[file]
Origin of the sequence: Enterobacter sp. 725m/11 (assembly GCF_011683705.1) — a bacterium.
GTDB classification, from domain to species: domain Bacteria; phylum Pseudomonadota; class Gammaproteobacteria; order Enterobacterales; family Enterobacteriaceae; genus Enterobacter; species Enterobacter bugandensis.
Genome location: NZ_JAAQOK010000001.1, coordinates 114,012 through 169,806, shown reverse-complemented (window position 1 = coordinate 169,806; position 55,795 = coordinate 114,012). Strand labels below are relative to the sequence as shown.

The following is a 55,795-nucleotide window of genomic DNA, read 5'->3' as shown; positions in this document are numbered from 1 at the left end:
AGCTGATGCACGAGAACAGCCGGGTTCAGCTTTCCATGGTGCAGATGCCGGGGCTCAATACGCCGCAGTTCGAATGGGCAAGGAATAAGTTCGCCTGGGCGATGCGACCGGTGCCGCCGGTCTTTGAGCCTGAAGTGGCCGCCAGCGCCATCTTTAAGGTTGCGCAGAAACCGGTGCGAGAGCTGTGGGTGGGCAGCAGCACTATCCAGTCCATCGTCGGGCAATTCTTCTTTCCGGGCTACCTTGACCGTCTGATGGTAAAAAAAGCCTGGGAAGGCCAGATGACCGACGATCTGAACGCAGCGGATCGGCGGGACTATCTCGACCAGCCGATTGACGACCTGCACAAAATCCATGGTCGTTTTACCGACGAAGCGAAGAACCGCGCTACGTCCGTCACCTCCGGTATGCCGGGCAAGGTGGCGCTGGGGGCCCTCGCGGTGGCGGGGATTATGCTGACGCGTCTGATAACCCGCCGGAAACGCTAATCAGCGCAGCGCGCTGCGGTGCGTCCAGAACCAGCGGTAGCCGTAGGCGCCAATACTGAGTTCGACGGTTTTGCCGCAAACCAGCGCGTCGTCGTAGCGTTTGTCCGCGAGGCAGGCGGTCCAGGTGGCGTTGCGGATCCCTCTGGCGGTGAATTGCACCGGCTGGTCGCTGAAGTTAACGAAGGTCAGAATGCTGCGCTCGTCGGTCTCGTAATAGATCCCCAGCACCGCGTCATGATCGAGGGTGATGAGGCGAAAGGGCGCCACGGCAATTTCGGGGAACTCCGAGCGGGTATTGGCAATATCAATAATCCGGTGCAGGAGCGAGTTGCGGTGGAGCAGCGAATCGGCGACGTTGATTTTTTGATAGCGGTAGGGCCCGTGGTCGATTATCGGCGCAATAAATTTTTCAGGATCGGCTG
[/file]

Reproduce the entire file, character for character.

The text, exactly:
Origin of the sequence: Enterobacter sp. 725m/11 (assembly GCF_011683705.1) — a bacterium.
GTDB classification, from domain to species: domain Bacteria; phylum Pseudomonadota; class Gammaproteobacteria; order Enterobacterales; family Enterobacteriaceae; genus Enterobacter; species Enterobacter bugandensis.
Genome location: NZ_JAAQOK010000001.1, coordinates 114,012 through 169,806, shown reverse-complemented (window position 1 = coordinate 169,806; position 55,795 = coordinate 114,012). Strand labels below are relative to the sequence as shown.

The following is a 55,795-nucleotide window of genomic DNA, read 5'->3' as shown; positions in this document are numbered from 1 at the left end:
AGCTGATGCACGAGAACAGCCGGGTTCAGCTTTCCATGGTGCAGATGCCGGGGCTCAATACGCCGCAGTTCGAATGGGCAAGGAATAAGTTCGCCTGGGCGATGCGACCGGTGCCGCCGGTCTTTGAGCCTGAAGTGGCCGCCAGCGCCATCTTTAAGGTTGCGCAGAAACCGGTGCGAGAGCTGTGGGTGGGCAGCAGCACTATCCAGTCCATCGTCGGGCAATTCTTCTTTCCGGGCTACCTTGACCGTCTGATGGTAAAAAAAGCCTGGGAAGGCCAGATGACCGACGATCTGAACGCAGCGGATCGGCGGGACTATCTCGACCAGCCGATTGACGACCTGCACAAAATCCATGGTCGTTTTACCGACGAAGCGAAGAACCGCGCTACGTCCGTCACCTCCGGTATGCCGGGCAAGGTGGCGCTGGGGGCCCTCGCGGTGGCGGGGATTATGCTGACGCGTCTGATAACCCGCCGGAAACGCTAATCAGCGCAGCGCGCTGCGGTGCGTCCAGAACCAGCGGTAGCCGTAGGCGCCAATACTGAGTTCGACGGTTTTGCCGCAAACCAGCGCGTCGTCGTAGCGTTTGTCCGCGAGGCAGGCGGTCCAGGTGGCGTTGCGGATCCCTCTGGCGGTGAATTGCACCGGCTGGTCGCTGAAGTTAACGAAGGTCAGAATGCTGCGCTCGTCGGTCTCGTAATAGATCCCCAGCACCGCGTCATGATCGAGGGTGATGAGGCGAAAGGGCGCCACGGCAATTTCGGGGAACTCCGAGCGGGTATTGGCAATATCAATAATCCGGTGCAGGAGCGAGTTGCGGTGGAGCAGCGAATCGGCGACGTTGATTTTTTGATAGCGGTAGGGCCCGTGGTCGATTATCGGCGCAATAAATTTTTCAGGATCGGCTG